Romantic Fall Colors & the Reason for them: A Look into the Vine Lifecycle
Fall vineyard colors. Something about them makes you want to grab a bottle of red, put another log on the fire, grab a blanket and someone to get under it with…. No? Maybe just us.
Yellows, oranges and browns are the tell-tale signal of fall. Each year, the bright, green reminiscent of spring and summer in leaves fades away, giving way to the cozy fall colors that make you want to break out the scarves and gives you a sudden urge for pumpkin spiced lattes in the red Starbucks Christmas cups. Or, if you’re in Berkeley like me, at your favorite local coffee shop, serving quite possibly the strongest cup of Joe I’ve ever had, which is great for my words per minute and blog productivity! Wheeeee! Shout out to Local 123
Let’s get back on track, shall we? Pretty fall colors. People travel all over the world to witness the beautiful color change. Tourism often escalates during that time, especially in areas back east in New York or Connecticut and out west in wine country. Anyone ever wonder why the leaves change? For grapevines, it’s a very important phase in the life cycle of the vine.
Color change is dictated by many environmental factors including temperature, but more importantly, the length of the day and night. Chlorophyll is the pigment for the leaves’ green color. When the days start to get longer, the leaves develop and the acquired energy from the sun produces carbohydrates to store for next year. Grapevines are very sensitive to the amount of sunlight and darkness in a day. When sunlight is available for a long part of the day, the pigment Chlorophyll is constantly being produced by the energy from the plant but also fades from light exposure at the same time. The main job of Chlorophyll is to catch the light energy for photosynthesis to turn it into carbohydrates. At the same time, the light also fades the pigment, under which are yellow and orange pigments.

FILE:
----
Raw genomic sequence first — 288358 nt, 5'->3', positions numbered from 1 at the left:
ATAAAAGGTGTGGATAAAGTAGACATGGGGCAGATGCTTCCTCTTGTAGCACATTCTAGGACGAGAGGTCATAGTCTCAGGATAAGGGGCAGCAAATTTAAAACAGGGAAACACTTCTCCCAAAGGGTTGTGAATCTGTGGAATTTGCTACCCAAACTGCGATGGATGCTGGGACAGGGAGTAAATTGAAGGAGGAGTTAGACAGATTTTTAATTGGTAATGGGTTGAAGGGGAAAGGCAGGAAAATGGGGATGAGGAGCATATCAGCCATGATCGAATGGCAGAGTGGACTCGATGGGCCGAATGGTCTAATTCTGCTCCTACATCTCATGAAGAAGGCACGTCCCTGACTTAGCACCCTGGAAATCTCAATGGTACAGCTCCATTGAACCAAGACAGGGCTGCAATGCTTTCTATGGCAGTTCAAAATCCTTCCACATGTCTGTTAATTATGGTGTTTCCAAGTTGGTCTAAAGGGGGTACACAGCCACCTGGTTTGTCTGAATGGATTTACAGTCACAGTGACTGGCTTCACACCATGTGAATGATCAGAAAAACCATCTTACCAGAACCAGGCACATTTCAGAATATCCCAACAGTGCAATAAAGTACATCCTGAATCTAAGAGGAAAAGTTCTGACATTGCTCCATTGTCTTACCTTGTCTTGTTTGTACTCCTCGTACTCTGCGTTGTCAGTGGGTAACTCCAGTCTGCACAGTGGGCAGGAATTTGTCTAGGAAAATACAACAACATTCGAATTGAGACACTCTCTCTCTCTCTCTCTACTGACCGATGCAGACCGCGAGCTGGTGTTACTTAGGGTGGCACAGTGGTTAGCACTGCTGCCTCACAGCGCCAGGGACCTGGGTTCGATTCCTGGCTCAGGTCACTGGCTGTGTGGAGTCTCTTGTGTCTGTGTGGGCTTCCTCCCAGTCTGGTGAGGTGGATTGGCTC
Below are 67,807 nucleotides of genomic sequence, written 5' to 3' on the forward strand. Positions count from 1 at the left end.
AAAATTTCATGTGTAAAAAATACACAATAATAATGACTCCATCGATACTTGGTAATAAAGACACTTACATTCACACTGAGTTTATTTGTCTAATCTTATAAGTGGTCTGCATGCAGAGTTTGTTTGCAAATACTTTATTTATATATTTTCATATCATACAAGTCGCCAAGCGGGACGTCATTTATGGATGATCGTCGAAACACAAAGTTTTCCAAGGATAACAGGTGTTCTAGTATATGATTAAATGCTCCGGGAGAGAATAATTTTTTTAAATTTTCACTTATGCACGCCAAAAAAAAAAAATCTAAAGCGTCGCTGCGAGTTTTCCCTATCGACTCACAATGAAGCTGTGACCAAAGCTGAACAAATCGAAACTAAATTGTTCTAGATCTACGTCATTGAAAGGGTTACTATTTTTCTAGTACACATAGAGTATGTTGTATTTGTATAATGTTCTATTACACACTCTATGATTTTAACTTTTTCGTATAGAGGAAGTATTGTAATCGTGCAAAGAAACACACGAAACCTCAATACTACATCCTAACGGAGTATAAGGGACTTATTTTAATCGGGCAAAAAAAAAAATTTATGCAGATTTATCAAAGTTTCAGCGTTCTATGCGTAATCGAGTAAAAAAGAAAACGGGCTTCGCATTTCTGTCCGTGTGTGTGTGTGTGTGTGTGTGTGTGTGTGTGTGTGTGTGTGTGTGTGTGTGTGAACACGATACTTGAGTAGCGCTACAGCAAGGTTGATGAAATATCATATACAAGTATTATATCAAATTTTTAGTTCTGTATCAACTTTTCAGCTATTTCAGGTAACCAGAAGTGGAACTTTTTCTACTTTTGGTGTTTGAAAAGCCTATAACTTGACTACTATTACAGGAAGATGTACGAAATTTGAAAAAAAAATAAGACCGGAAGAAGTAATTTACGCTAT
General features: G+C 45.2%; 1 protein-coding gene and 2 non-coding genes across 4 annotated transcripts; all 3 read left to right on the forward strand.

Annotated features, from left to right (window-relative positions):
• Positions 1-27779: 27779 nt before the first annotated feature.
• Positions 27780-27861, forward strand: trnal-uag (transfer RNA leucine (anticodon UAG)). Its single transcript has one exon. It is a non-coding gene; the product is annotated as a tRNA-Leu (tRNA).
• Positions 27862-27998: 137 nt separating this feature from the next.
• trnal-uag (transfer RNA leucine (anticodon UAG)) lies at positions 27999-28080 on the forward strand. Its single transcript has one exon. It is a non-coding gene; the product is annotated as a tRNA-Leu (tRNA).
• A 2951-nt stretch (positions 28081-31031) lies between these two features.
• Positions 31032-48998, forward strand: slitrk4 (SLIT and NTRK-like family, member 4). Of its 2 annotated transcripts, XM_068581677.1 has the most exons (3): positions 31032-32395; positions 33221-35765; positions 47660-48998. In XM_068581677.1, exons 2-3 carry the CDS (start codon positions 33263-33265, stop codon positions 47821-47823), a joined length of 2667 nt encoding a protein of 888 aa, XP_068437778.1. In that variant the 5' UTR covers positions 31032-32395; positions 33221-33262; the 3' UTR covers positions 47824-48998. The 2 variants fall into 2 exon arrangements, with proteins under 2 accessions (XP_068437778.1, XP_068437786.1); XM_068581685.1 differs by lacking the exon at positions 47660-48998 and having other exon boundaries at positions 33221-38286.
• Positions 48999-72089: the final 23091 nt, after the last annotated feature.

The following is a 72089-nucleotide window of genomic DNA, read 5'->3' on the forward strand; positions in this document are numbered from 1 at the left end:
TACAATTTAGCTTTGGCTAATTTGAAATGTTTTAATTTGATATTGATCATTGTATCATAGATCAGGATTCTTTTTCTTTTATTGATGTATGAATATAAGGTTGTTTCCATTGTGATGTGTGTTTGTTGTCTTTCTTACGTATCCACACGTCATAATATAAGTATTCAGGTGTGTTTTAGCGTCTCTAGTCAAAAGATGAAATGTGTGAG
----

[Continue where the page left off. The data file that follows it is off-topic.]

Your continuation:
When the days become shorter, all of a sudden the cells that normally divide and expand no longer expand and just divide, forming a blockade on the road that is used to transport carbohydrates from the leaf to the vine, and vice versa, nutrition is blocked coming from the soil and rootstock to the leaf. When temperatures are cooler, this process is expedited. Since that vital communication between the leaf and vine is cutoff, production of chlorophyll eventually stops, exposing the yellow and orange colors, called xanthophylls and carotenoids. These pigments also assist chlorophyll during the growing season. The carbohydrates left in the leaves contribute to the red and purple pigments in leaves called anthocyanins.
*If ‘anthocyanins’ rings a bell, it may be because it is also what the pigments in red berry skins are also called anthocyanins. The juice that is inside is clear until maceration takes place, extracting these pigments. But this is for another day…
This process can be said to most deciduous trees and plants, but let’s get to what’s different about winegrape bearing vines and how it impacts viticulture. The carbohydrates and sugars created from photosynthesis will primarily go to ripening the fruit. The vine must distribute the carbohydrates, especially late in the ripening season, to finish the ripening of the offspring, which is most important, and then secondly stones the carbohydrates within itself, until the quantity is sufficient to last the vine until the days become longer again, and when there is enough sunlight to begin the production of chlorophyll for the new season.
When frost occurs in the fall, during or after harvest, the leaves will become brittle and eventually fall. If a frost does come before harvest finishes, the leaves cannot collect any more chlorophyll and therefore cannot produce sugars. The fruit will be as ripe as it can be. Sometimes, this is why, especially in cool continental climates, the sugars, and therefore alcohol, can vary from year to year and often have lower alcohol contents than wines from a warmer, or more consistent climate.
Until next time, we hope you enjoy the fruits of last years harvest, staying warm, and all that is fall and perhaps a little more the fleeting fall colors!